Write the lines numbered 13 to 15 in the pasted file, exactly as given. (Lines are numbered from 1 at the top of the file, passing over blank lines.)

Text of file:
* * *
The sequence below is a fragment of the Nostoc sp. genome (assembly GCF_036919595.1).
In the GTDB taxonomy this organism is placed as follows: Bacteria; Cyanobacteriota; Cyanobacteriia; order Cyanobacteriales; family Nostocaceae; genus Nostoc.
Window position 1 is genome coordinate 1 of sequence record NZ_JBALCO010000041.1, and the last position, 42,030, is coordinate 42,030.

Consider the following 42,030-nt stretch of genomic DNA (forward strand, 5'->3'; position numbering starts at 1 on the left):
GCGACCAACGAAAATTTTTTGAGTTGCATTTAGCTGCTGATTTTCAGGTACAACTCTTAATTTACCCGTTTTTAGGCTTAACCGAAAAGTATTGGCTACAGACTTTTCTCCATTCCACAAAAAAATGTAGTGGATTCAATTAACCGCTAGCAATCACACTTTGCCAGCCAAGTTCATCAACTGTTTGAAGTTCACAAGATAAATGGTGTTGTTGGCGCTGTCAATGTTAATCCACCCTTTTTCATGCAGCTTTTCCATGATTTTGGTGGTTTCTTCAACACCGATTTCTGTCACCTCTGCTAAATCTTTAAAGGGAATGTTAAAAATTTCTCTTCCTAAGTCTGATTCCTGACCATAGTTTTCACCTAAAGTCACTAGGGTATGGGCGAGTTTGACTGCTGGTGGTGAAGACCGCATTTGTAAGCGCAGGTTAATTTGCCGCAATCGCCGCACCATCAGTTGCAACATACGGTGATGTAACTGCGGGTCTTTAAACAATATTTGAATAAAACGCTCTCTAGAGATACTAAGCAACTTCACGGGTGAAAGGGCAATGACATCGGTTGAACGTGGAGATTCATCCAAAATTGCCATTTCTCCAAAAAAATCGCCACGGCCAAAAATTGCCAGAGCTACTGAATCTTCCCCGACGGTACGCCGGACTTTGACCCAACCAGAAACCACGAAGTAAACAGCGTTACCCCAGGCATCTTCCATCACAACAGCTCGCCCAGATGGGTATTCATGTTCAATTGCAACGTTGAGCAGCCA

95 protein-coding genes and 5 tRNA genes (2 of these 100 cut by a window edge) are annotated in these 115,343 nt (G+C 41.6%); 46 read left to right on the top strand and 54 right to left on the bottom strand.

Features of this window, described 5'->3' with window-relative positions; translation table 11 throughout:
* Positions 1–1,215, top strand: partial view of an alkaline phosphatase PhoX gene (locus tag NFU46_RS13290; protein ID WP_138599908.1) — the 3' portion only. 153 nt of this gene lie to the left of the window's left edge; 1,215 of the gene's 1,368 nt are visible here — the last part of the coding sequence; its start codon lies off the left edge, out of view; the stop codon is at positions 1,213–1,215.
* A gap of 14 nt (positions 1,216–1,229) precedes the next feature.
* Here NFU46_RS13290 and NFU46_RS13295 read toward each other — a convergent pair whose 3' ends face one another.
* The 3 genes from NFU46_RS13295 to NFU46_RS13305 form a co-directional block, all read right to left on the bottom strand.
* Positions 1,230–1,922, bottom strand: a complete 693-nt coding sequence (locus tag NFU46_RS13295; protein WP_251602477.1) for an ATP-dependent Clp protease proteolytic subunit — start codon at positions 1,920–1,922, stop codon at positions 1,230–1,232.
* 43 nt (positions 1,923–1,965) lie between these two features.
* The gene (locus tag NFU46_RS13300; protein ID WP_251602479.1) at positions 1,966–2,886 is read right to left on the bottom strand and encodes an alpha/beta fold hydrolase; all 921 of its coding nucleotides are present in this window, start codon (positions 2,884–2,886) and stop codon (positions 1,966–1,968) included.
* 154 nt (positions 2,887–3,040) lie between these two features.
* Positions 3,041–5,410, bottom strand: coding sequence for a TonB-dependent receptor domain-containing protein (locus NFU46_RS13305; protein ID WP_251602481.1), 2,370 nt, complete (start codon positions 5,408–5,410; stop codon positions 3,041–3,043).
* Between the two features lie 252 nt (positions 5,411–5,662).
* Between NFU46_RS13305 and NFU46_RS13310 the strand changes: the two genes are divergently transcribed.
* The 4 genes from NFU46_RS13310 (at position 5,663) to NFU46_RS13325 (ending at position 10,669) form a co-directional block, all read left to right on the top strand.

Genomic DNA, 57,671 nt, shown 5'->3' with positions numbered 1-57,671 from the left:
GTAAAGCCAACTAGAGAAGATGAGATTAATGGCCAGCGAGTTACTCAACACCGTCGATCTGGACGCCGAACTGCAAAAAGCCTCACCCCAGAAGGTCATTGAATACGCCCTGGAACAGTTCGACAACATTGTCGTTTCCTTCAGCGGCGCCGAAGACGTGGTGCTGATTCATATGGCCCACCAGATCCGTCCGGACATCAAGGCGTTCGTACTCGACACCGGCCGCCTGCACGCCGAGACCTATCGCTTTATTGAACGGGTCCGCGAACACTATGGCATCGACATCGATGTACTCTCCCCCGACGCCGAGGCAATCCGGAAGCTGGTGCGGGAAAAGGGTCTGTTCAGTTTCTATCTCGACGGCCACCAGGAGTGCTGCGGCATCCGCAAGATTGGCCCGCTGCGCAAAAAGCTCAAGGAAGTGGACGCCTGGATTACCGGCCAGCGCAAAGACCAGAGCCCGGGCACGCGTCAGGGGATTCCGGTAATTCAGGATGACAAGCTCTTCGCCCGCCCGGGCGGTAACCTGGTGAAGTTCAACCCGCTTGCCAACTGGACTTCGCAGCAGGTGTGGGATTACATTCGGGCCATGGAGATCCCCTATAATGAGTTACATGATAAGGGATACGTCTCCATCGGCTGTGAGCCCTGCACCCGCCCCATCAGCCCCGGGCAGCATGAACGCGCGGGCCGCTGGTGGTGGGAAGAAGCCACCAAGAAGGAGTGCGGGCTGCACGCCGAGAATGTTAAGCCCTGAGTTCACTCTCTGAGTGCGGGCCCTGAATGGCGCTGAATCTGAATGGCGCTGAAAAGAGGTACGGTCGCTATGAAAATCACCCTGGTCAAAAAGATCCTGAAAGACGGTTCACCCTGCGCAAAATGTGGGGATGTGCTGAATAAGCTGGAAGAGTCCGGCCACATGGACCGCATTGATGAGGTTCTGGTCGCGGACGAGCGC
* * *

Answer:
* 43 nt (positions 1,923–1,965) lie between these two features.
* The gene (locus tag NFU46_RS13300; protein ID WP_251602479.1) at positions 1,966–2,886 is read right to left on the bottom strand and encodes an alpha/beta fold hydrolase; all 921 of its coding nucleotides are present in this window, start codon (positions 2,884–2,886) and stop codon (positions 1,966–1,968) included.
* 154 nt (positions 2,887–3,040) lie between these two features.